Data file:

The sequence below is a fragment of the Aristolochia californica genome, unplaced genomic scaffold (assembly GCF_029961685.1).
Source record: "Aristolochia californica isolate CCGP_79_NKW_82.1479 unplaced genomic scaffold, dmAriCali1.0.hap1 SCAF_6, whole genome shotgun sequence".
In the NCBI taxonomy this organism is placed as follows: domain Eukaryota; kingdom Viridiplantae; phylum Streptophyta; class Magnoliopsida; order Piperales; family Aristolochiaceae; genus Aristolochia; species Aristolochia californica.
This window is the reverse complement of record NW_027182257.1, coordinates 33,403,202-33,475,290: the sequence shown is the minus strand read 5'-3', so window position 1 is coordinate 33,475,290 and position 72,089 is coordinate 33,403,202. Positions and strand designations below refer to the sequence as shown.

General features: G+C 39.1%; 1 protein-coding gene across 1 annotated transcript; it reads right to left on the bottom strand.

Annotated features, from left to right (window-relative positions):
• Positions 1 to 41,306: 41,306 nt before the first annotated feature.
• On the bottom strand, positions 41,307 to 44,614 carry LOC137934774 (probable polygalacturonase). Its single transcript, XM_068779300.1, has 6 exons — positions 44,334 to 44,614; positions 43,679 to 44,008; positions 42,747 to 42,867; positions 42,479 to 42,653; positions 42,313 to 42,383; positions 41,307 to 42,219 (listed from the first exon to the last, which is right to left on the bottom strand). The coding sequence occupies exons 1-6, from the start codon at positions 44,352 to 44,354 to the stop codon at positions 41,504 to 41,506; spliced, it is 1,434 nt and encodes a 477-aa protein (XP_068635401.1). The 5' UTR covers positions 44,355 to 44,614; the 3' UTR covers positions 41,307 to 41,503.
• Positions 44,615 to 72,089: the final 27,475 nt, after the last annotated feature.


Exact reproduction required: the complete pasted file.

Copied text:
The sequence below is a fragment of the Aristolochia californica genome, unplaced genomic scaffold (assembly GCF_029961685.1).
Source record: "Aristolochia californica isolate CCGP_79_NKW_82.1479 unplaced genomic scaffold, dmAriCali1.0.hap1 SCAF_6, whole genome shotgun sequence".
In the NCBI taxonomy this organism is placed as follows: domain Eukaryota; kingdom Viridiplantae; phylum Streptophyta; class Magnoliopsida; order Piperales; family Aristolochiaceae; genus Aristolochia; species Aristolochia californica.
This window is the reverse complement of record NW_027182257.1, coordinates 33,403,202-33,475,290: the sequence shown is the minus strand read 5'-3', so window position 1 is coordinate 33,475,290 and position 72,089 is coordinate 33,403,202. Positions and strand designations below refer to the sequence as shown.

General features: G+C 39.1%; 1 protein-coding gene across 1 annotated transcript; it reads right to left on the bottom strand.

Annotated features, from left to right (window-relative positions):
• Positions 1 to 41,306: 41,306 nt before the first annotated feature.
• On the bottom strand, positions 41,307 to 44,614 carry LOC137934774 (probable polygalacturonase). Its single transcript, XM_068779300.1, has 6 exons — positions 44,334 to 44,614; positions 43,679 to 44,008; positions 42,747 to 42,867; positions 42,479 to 42,653; positions 42,313 to 42,383; positions 41,307 to 42,219 (listed from the first exon to the last, which is right to left on the bottom strand). The coding sequence occupies exons 1-6, from the start codon at positions 44,352 to 44,354 to the stop codon at positions 41,504 to 41,506; spliced, it is 1,434 nt and encodes a 477-aa protein (XP_068635401.1). The 5' UTR covers positions 44,355 to 44,614; the 3' UTR covers positions 41,307 to 41,503.
• Positions 44,615 to 72,089: the final 27,475 nt, after the last annotated feature.